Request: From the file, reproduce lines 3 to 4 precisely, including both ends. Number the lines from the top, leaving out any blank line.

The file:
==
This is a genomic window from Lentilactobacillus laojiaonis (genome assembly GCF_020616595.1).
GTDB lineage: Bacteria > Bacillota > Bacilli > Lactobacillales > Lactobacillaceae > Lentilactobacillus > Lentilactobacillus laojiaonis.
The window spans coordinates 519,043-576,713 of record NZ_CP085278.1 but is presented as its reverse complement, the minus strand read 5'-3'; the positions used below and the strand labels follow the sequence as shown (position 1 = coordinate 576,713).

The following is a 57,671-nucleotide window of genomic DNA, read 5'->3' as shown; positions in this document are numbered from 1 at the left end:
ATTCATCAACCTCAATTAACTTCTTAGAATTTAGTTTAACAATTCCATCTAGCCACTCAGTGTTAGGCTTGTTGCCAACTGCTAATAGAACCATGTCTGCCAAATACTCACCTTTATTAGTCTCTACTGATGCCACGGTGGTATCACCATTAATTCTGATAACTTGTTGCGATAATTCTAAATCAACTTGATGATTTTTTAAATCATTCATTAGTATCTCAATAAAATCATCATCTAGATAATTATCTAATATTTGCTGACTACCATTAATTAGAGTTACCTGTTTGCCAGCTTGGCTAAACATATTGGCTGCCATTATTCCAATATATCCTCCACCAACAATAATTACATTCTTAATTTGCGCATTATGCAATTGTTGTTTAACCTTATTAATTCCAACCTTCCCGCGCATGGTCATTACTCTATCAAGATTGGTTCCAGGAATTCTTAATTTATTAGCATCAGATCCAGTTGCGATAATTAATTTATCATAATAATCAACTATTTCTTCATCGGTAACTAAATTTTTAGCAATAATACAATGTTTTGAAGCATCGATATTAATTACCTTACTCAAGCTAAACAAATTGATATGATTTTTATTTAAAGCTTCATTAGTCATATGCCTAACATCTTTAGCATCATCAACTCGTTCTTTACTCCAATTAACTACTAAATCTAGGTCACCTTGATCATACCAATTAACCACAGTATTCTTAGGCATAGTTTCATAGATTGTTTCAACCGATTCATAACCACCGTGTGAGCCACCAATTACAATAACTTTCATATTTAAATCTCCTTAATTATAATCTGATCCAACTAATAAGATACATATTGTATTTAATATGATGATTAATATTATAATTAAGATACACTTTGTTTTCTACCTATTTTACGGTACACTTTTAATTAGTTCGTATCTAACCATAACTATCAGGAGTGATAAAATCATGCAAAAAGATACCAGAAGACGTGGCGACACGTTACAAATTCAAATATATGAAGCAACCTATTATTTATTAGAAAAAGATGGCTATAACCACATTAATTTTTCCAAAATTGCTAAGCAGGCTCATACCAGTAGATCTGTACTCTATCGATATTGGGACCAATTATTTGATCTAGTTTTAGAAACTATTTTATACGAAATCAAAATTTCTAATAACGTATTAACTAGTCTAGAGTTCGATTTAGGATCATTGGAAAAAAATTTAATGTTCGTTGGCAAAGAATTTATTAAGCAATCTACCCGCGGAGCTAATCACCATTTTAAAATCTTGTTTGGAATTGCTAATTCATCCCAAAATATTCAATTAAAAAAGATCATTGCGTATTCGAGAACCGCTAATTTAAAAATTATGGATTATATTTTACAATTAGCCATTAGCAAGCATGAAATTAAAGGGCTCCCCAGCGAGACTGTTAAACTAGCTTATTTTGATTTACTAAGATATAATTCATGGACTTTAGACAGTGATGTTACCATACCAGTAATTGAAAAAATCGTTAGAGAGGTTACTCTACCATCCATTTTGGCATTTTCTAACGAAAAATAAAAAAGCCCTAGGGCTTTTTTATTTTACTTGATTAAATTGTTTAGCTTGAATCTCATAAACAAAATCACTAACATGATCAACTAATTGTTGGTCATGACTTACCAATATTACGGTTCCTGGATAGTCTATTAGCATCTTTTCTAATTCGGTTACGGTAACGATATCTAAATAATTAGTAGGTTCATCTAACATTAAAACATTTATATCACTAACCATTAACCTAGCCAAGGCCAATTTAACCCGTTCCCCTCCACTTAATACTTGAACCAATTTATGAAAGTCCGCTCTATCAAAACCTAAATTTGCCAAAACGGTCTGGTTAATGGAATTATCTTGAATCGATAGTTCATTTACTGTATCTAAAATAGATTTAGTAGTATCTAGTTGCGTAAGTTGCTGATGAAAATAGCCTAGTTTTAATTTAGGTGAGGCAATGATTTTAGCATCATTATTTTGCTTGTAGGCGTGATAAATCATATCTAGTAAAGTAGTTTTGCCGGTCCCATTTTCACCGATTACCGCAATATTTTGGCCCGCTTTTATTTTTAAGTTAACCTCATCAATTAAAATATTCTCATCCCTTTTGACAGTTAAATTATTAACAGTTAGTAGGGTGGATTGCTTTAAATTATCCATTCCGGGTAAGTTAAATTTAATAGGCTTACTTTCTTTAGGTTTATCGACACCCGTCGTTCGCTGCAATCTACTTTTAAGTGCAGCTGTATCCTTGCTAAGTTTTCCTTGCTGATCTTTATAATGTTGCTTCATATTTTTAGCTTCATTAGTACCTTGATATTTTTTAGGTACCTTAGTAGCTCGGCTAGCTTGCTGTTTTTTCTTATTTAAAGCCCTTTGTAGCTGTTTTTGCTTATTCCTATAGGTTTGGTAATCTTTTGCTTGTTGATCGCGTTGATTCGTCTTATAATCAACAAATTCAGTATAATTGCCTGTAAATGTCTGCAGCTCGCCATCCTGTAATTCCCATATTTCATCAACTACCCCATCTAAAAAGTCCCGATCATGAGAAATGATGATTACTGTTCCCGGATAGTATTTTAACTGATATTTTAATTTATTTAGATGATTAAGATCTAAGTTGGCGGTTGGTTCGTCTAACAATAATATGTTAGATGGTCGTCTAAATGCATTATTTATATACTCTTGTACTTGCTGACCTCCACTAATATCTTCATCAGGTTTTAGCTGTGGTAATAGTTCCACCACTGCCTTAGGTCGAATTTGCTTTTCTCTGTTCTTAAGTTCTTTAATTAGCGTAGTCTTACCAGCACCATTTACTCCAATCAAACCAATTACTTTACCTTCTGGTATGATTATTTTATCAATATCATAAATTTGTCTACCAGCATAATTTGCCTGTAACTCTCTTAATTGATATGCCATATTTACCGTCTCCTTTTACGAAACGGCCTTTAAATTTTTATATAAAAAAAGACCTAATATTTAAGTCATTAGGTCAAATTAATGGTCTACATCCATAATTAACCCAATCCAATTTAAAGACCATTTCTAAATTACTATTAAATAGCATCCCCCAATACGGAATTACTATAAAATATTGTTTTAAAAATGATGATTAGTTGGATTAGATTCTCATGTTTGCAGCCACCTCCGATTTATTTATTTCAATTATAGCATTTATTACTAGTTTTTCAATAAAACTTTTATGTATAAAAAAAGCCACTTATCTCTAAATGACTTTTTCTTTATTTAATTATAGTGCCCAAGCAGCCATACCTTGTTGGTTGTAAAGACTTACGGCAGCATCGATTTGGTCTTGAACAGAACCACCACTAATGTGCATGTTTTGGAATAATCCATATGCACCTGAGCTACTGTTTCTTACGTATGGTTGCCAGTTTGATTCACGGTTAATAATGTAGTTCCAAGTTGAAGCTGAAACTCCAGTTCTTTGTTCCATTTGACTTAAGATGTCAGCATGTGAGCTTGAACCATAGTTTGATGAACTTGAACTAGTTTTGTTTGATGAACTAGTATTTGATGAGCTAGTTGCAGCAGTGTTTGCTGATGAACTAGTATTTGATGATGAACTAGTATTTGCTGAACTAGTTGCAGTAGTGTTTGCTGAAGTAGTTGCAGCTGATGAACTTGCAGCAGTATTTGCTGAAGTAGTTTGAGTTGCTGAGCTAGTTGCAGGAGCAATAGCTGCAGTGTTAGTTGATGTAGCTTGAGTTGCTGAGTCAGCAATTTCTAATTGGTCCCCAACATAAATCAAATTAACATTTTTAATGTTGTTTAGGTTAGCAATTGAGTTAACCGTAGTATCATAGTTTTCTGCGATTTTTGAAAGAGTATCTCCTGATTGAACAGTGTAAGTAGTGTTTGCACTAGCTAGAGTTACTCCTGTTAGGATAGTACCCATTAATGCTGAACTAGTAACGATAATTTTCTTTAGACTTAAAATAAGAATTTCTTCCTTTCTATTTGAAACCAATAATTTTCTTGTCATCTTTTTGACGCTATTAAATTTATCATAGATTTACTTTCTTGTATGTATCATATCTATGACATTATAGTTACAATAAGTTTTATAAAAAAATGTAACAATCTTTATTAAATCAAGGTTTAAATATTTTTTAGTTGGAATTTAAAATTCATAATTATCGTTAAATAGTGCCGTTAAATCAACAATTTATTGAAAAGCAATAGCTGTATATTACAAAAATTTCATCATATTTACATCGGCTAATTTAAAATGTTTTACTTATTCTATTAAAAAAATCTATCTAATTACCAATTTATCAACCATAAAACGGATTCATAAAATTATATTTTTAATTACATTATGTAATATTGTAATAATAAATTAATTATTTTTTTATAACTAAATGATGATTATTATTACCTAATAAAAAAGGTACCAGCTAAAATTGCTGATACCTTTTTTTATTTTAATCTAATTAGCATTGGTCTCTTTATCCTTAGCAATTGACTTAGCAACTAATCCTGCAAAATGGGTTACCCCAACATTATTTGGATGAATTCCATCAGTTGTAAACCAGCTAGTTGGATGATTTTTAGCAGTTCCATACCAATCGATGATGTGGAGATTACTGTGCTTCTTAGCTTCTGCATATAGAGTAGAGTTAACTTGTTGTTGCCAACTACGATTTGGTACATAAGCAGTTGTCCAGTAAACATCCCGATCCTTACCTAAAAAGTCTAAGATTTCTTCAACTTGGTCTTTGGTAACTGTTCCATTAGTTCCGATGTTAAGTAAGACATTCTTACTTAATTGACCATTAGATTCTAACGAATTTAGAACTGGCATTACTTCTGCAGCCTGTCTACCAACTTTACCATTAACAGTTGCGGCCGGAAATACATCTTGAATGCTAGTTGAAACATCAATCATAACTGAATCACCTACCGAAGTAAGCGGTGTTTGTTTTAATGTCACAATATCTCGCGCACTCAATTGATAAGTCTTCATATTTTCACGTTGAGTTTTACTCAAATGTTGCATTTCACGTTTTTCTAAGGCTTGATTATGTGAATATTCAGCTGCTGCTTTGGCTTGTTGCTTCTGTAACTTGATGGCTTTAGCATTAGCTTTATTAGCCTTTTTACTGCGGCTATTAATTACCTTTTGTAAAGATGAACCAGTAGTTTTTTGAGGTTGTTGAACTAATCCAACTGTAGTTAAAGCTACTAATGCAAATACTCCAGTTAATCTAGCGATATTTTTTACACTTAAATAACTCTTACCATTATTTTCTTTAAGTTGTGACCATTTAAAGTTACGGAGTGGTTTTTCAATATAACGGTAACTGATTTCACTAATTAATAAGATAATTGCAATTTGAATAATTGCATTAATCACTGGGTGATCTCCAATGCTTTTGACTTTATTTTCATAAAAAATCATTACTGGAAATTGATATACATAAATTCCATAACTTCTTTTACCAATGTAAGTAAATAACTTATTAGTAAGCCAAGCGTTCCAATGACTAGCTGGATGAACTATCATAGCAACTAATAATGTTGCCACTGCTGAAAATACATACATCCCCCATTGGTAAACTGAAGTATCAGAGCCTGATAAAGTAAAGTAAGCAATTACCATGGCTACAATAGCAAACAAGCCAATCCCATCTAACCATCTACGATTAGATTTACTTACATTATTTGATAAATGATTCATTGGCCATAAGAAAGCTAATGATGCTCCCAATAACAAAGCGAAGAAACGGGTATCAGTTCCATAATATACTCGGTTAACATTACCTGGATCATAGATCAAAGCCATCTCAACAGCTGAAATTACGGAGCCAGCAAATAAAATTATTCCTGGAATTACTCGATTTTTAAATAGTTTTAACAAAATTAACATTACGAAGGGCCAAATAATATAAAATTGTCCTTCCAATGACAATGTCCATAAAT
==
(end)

The window spans coordinates 519,043-576,713 of record NZ_CP085278.1 but is presented as its reverse complement, the minus strand read 5'-3'; the positions used below and the strand labels follow the sequence as shown (position 1 = coordinate 576,713).

The following is a 57,671-nucleotide window of genomic DNA, read 5'->3' as shown; positions in this document are numbered from 1 at the left end: